On the surface, Crazy Construction sounds like the epitome of shovelware; a generic puzzle game that slaps together tired ideas and a dash of zany alliteration to garner enough sales to crank out the next one. Take a closer look, however, and you’ll discover a cleverly designed arcade-style title that boasts a fun, distinctly Japanese flair. Inspired by the everlasting Tetris, stacking lots and lots of stuff is the name of the game, but a surprising amount of a free-form precision — along with dependable physics — change up the rules. Crazy Construction is a one-trick pony, but it's a really cool trick.
Of course, you can’t expect to wander into a void without context as to why, precisely, you’re stacking lots and lots of stuff. A group of pals known as the Builders are determined to construct the craziest of monuments that will stretch to the heavens and represent their dreams, but the villainous Crash Construction Company is viciously, unrelentingly, pointlessly determined to knock that tower back down. It’s a silly story and simple to its core, but a goodhearted spirit makes it a welcome addition. Either way, your attention will be focused squarely on the moment-to-moment action.
SCE Japan’s Trash Panic is probably the best frame of reference for Crazy Construction; both games have you rotating random objects as they float to the ground, shoving them together in tightly packed formations for best results. But instead of breaking down garbage before the trashcan overflows, you’ll be trying to stack piles of secondhand goods as high as you can without letting too many discarded oddities plummet to the earth far below. Gaps in the floor are more than happy to swallow up your mistakes, contributing to a Nuisance Meter that can grind your fun to a halt with one chain reaction of a disaster. Meanwhile, storm clouds and other dangers lurk ominously on the top screen, threatening to knock your carefully guided objects out of the sky should you guide them recklessly. Tricky as they are, all of these hazards distract from the true enemy: gravity.
Playing Crazy Construction is, quite literally, a balancing act. Trial and error will quickly teach you that bricks make excellent foundations while traffic cones really don’t, along with the repercussions of failing to plug holes with larger objects before it’s too late. Shape and size matters, too; for example, round objects like soccer balls or lollipops have a tendency to roll off into the abyss, forcing you to snap together makeshift barricades and avoid excessive slopes. A single wobbly tower may seem like a genius idea at first, but the whole thing could come crashing down with an ill-placed motorcycle. Stacking high enough to reach the required height isn’t a great challenge, but keeping the Nuisance Meter happy takes a good deal of skill.
While an everyday direction pad is effective enough, the 3DS circle pad offers a brand new range of precision that compliments impressive clipping, ensuring that even the most weirdly shaped doodad plays fair. Watching your magnificent mountain support itself against all odds or, alternatively, come crashing down in a devastating landslide taps into elation and frustration alike, especially when restarting the entire chapter rides on your success. The physics-based action sometimes feels like it's luck of the draw, but it rarely takes more than a couple of attempts to get it right.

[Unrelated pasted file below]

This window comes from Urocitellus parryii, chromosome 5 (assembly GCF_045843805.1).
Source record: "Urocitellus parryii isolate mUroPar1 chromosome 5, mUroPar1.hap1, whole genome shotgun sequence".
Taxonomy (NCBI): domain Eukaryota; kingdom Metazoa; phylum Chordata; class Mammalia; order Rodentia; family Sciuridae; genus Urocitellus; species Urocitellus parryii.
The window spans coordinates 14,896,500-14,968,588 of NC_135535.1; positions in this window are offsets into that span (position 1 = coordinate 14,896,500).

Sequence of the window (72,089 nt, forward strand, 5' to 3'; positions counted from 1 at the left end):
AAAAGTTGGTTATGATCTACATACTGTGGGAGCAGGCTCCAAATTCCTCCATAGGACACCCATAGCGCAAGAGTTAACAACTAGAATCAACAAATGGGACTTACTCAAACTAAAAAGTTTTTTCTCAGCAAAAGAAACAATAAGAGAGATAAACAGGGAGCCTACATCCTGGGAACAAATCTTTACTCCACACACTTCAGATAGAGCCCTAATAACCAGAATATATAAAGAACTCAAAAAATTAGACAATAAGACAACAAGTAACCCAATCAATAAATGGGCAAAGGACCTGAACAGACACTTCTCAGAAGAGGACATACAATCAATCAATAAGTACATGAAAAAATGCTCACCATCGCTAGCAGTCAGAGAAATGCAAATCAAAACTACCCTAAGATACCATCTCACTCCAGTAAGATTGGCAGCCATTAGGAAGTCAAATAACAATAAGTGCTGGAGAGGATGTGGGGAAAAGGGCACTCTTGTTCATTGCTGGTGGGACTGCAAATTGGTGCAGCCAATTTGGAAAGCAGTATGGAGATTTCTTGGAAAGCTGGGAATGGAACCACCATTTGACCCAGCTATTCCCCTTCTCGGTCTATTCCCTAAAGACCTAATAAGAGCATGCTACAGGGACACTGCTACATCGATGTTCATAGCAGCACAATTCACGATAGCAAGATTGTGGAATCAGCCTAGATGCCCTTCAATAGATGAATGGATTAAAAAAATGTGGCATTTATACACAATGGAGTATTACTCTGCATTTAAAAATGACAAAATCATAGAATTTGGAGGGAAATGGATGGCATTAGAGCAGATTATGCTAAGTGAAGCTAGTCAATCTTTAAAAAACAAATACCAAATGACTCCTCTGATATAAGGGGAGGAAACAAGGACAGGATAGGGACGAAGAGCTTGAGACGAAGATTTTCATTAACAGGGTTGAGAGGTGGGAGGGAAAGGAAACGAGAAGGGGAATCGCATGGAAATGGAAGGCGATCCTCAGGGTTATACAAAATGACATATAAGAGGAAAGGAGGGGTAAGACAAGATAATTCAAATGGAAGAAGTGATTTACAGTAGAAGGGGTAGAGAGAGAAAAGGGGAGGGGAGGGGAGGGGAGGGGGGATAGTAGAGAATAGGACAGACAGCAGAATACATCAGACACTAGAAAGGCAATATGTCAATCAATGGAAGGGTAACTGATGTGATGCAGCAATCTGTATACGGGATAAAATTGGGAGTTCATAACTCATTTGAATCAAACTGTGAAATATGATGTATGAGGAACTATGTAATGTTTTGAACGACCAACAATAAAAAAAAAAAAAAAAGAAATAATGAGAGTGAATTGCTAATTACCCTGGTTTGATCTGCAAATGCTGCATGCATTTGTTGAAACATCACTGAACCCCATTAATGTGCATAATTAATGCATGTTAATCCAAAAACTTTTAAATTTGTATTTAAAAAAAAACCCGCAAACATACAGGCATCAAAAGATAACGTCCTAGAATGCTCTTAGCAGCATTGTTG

There are ten chapters to Crazy Construction, each with four stages and a boss. Objects become increasingly outlandish as you go, eventually working up to castle ramparts, Daruma dolls, and outlandish items that we won't spoil. Boss encounters are lively affairs, pitting you against patently insane members of Crash Construction as they pelt you with special attacks like reversed controls and increased falling speed. You’ll run into slightly varied level design and new forces of evil roaming the sky along the way, but the basics stay the same from start to finish, bordering on monotonous near the end. All the same, picking up the game again is always tempting, especially considering how very likeable it is.
Bright colours and enthusiastic music greet you from the very beginning, backed by a chorus of animated voices shouting out the game’s title in shaky English. Characters are drawn with exaggerated deformity, juxtaposed with the oddly realistic objects raining from above in a most delightful manner — even if the art dips into sloppy territory now and then. Chilling out and tuning into a podcast might suit this kind of experience, but an energetic soundtrack of jazzy tunes quickly presents a counteroffer, putting together a collection of tracks worth listening to on their own. The whole package has the strained feeling of a tight budget, but a tight budget used well.
Crazy Construction does what it sets out to do and little else, sticking to an inventive plan that works. With a relatively low investment of time and money, this absurd puzzle game is worth seeking out if an unconventional puzzle fix is what you’re after. Keeping you entertained for more than an hour at a time is another matter, but the quality of each minute may be higher than you expect. Besides, someone has to build that tower of dreams in the name of justice, even if it is constructed with half-eaten chocolate bars and nondescript action figures.